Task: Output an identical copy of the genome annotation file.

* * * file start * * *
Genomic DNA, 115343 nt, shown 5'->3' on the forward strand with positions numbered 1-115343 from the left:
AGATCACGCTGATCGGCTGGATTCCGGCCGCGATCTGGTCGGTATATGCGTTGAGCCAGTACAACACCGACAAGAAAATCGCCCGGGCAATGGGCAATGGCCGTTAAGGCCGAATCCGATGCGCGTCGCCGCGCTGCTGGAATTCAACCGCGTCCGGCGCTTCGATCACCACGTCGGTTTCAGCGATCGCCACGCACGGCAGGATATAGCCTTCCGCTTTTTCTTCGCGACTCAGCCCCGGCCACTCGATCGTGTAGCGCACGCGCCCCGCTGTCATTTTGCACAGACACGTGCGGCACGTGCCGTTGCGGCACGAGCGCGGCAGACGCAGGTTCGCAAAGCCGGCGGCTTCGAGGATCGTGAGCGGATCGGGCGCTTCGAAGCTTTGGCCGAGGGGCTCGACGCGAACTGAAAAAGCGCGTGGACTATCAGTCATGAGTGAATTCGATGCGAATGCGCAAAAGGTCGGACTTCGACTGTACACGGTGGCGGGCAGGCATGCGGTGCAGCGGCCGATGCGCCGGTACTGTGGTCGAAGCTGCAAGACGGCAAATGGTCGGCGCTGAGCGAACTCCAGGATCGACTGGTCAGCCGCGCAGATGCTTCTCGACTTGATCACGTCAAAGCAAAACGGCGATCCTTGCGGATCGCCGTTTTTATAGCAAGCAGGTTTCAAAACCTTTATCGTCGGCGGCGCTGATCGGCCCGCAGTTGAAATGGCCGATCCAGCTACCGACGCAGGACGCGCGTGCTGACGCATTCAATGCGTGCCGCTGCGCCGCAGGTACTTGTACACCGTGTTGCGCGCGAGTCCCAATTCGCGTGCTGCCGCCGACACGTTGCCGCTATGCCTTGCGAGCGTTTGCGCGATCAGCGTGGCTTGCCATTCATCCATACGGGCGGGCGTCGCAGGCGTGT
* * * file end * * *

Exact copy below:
Genomic DNA, 115343 nt, shown 5'->3' on the forward strand with positions numbered 1-115343 from the left:
AGATCACGCTGATCGGCTGGATTCCGGCCGCGATCTGGTCGGTATATGCGTTGAGCCAGTACAACACCGACAAGAAAATCGCCCGGGCAATGGGCAATGGCCGTTAAGGCCGAATCCGATGCGCGTCGCCGCGCTGCTGGAATTCAACCGCGTCCGGCGCTTCGATCACCACGTCGGTTTCAGCGATCGCCACGCACGGCAGGATATAGCCTTCCGCTTTTTCTTCGCGACTCAGCCCCGGCCACTCGATCGTGTAGCGCACGCGCCCCGCTGTCATTTTGCACAGACACGTGCGGCACGTGCCGTTGCGGCACGAGCGCGGCAGACGCAGGTTCGCAAAGCCGGCGGCTTCGAGGATCGTGAGCGGATCGGGCGCTTCGAAGCTTTGGCCGAGGGGCTCGACGCGAACTGAAAAAGCGCGTGGACTATCAGTCATGAGTGAATTCGATGCGAATGCGCAAAAGGTCGGACTTCGACTGTACACGGTGGCGGGCAGGCATGCGGTGCAGCGGCCGATGCGCCGGTACTGTGGTCGAAGCTGCAAGACGGCAAATGGTCGGCGCTGAGCGAACTCCAGGATCGACTGGTCAGCCGCGCAGATGCTTCTCGACTTGATCACGTCAAAGCAAAACGGCGATCCTTGCGGATCGCCGTTTTTATAGCAAGCAGGTTTCAAAACCTTTATCGTCGGCGGCGCTGATCGGCCCGCAGTTGAAATGGCCGATCCAGCTACCGACGCAGGACGCGCGTGCTGACGCATTCAATGCGTGCCGCTGCGCCGCAGGTACTTGTACACCGTGTTGCGCGCGAGTCCCAATTCGCGTGCTGCCGCCGACACGTTGCCGCTATGCCTTGCGAGCGTTTGCGCGATCAGCGTGGCTTGCCATTCATCCATACGGGCGGGCGTCGCAGGCGTGT